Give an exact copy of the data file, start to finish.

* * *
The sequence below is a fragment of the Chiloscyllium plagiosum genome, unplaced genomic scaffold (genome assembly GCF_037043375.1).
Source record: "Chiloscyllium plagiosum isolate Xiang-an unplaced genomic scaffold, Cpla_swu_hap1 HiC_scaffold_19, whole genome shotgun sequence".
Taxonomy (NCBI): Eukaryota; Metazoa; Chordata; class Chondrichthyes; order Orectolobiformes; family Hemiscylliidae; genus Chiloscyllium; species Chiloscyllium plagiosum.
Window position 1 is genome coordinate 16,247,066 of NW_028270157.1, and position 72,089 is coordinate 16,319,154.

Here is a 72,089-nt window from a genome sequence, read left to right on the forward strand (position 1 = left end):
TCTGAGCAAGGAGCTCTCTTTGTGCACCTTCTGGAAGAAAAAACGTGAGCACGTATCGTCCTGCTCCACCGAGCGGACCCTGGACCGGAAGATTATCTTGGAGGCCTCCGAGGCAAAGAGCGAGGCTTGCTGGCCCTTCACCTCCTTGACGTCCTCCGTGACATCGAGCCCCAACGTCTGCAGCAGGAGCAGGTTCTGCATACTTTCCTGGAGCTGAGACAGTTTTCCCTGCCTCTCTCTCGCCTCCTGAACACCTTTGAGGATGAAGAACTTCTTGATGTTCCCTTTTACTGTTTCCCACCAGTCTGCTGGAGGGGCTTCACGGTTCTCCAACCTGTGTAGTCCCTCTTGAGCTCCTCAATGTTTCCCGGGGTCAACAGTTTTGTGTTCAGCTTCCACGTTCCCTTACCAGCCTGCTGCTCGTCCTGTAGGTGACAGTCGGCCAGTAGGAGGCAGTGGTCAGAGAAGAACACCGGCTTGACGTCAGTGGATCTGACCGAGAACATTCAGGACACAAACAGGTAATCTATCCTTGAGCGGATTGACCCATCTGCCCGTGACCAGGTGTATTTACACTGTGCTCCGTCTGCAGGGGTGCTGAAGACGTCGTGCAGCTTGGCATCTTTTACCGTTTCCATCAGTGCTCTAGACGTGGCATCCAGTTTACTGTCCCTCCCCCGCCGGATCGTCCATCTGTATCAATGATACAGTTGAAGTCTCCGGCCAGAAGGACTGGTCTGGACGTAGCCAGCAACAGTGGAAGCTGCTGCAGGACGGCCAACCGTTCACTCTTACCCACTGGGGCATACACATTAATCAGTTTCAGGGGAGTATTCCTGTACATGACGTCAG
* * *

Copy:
The sequence below is a fragment of the Chiloscyllium plagiosum genome, unplaced genomic scaffold (genome assembly GCF_037043375.1).
Source record: "Chiloscyllium plagiosum isolate Xiang-an unplaced genomic scaffold, Cpla_swu_hap1 HiC_scaffold_19, whole genome shotgun sequence".
Taxonomy (NCBI): Eukaryota; Metazoa; Chordata; class Chondrichthyes; order Orectolobiformes; family Hemiscylliidae; genus Chiloscyllium; species Chiloscyllium plagiosum.
Window position 1 is genome coordinate 16,247,066 of NW_028270157.1, and position 72,089 is coordinate 16,319,154.

Here is a 72,089-nt window from a genome sequence, read left to right on the forward strand (position 1 = left end):
TCTGAGCAAGGAGCTCTCTTTGTGCACCTTCTGGAAGAAAAAACGTGAGCACGTATCGTCCTGCTCCACCGAGCGGACCCTGGACCGGAAGATTATCTTGGAGGCCTCCGAGGCAAAGAGCGAGGCTTGCTGGCCCTTCACCTCCTTGACGTCCTCCGTGACATCGAGCCCCAACGTCTGCAGCAGGAGCAGGTTCTGCATACTTTCCTGGAGCTGAGACAGTTTTCCCTGCCTCTCTCTCGCCTCCTGAACACCTTTGAGGATGAAGAACTTCTTGATGTTCCCTTTTACTGTTTCCCACCAGTCTGCTGGAGGGGCTTCACGGTTCTCCAACCTGTGTAGTCCCTCTTGAGCTCCTCAATGTTTCCCGGGGTCAACAGTTTTGTGTTCAGCTTCCACGTTCCCTTACCAGCCTGCTGCTCGTCCTGTAGGTGACAGTCGGCCAGTAGGAGGCAGTGGTCAGAGAAGAACACCGGCTTGACGTCAGTGGATCTGACCGAGAACATTCAGGACACAAACAGGTAATCTATCCTTGAGCGGATTGACCCATCTGCCCGTGACCAGGTGTATTTACACTGTGCTCCGTCTGCAGGGGTGCTGAAGACGTCGTGCAGCTTGGCATCTTTTACCGTTTCCATCAGTGCTCTAGACGTGGCATCCAGTTTACTGTCCCTCCCCCGCCGGATCGTCCATCTGTATCAATGATACAGTTGAAGTCTCCGGCCAGAAGGACTGGTCTGGACGTAGCCAGCAACAGTGGAAGCTGCTGCAGGACGGCCAACCGTTCACTCTTACCCACTGGGGCATACACATTAATCAGTTTCAGGGGAGTATTCCTGTACATGACGTCAG